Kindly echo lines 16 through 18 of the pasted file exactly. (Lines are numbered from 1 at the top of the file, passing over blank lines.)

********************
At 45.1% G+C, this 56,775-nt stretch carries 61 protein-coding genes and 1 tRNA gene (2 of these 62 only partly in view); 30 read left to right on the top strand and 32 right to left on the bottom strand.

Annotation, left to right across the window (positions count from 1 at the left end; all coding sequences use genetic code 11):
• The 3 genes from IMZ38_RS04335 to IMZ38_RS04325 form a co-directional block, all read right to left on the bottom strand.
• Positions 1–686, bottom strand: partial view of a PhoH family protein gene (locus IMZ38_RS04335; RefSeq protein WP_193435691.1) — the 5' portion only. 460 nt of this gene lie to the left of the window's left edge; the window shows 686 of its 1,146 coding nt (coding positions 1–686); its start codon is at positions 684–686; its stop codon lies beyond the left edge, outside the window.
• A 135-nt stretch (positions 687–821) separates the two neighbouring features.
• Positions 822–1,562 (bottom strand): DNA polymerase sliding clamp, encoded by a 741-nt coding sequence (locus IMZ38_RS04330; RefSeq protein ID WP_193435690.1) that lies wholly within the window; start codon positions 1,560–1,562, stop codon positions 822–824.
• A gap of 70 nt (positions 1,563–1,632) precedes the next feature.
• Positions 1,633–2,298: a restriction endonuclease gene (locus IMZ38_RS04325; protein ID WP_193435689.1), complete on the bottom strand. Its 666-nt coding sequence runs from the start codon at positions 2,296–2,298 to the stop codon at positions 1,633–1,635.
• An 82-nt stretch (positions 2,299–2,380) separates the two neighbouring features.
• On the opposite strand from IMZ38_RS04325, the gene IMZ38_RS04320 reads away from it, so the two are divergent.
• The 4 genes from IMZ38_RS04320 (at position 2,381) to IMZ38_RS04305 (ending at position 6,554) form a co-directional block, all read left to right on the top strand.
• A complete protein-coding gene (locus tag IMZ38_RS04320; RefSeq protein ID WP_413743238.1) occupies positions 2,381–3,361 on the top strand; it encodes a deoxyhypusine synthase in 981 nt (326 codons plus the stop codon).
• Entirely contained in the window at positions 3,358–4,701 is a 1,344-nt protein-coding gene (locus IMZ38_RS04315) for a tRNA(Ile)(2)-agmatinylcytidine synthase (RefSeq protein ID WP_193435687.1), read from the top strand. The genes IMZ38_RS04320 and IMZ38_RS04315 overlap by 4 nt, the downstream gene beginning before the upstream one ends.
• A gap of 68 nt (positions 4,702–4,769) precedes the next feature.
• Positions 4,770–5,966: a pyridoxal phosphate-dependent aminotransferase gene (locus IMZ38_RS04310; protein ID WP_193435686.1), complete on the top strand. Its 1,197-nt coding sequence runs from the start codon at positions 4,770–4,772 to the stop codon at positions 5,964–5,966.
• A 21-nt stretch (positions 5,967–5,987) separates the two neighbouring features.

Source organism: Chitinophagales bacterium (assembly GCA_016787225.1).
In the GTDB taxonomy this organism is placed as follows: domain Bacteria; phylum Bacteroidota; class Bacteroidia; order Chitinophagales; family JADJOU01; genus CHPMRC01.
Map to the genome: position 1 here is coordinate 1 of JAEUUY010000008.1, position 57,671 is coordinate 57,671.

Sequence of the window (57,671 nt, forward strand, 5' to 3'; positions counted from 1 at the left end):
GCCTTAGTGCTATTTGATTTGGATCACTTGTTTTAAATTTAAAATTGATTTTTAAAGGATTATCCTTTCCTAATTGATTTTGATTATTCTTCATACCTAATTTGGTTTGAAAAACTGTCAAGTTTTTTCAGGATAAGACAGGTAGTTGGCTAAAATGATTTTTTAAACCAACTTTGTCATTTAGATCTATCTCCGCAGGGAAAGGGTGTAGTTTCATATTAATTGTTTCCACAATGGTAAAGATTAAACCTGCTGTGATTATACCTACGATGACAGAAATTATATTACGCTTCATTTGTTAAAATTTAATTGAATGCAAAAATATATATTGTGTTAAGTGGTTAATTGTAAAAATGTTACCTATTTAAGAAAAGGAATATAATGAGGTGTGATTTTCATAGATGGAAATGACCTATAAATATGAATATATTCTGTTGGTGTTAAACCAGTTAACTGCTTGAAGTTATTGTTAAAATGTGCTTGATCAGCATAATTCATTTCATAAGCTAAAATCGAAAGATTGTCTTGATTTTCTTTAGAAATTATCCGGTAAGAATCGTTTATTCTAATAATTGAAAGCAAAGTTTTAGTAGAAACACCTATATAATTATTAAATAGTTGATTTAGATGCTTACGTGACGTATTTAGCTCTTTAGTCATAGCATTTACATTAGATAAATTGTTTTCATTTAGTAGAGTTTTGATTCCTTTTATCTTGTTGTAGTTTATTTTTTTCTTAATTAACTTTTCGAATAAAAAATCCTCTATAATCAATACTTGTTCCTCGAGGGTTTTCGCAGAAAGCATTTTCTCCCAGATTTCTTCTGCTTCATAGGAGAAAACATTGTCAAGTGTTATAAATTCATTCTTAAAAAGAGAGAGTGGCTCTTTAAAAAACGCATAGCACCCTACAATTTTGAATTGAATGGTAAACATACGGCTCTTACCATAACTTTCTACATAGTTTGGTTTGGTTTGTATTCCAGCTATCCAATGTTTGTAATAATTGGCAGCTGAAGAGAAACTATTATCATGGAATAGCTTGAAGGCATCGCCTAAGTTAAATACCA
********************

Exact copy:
• A 21-nt stretch (positions 5,967–5,987) separates the two neighbouring features.

Source organism: Chitinophagales bacterium (assembly GCA_016787225.1).
In the GTDB taxonomy this organism is placed as follows: domain Bacteria; phylum Bacteroidota; class Bacteroidia; order Chitinophagales; family JADJOU01; genus CHPMRC01.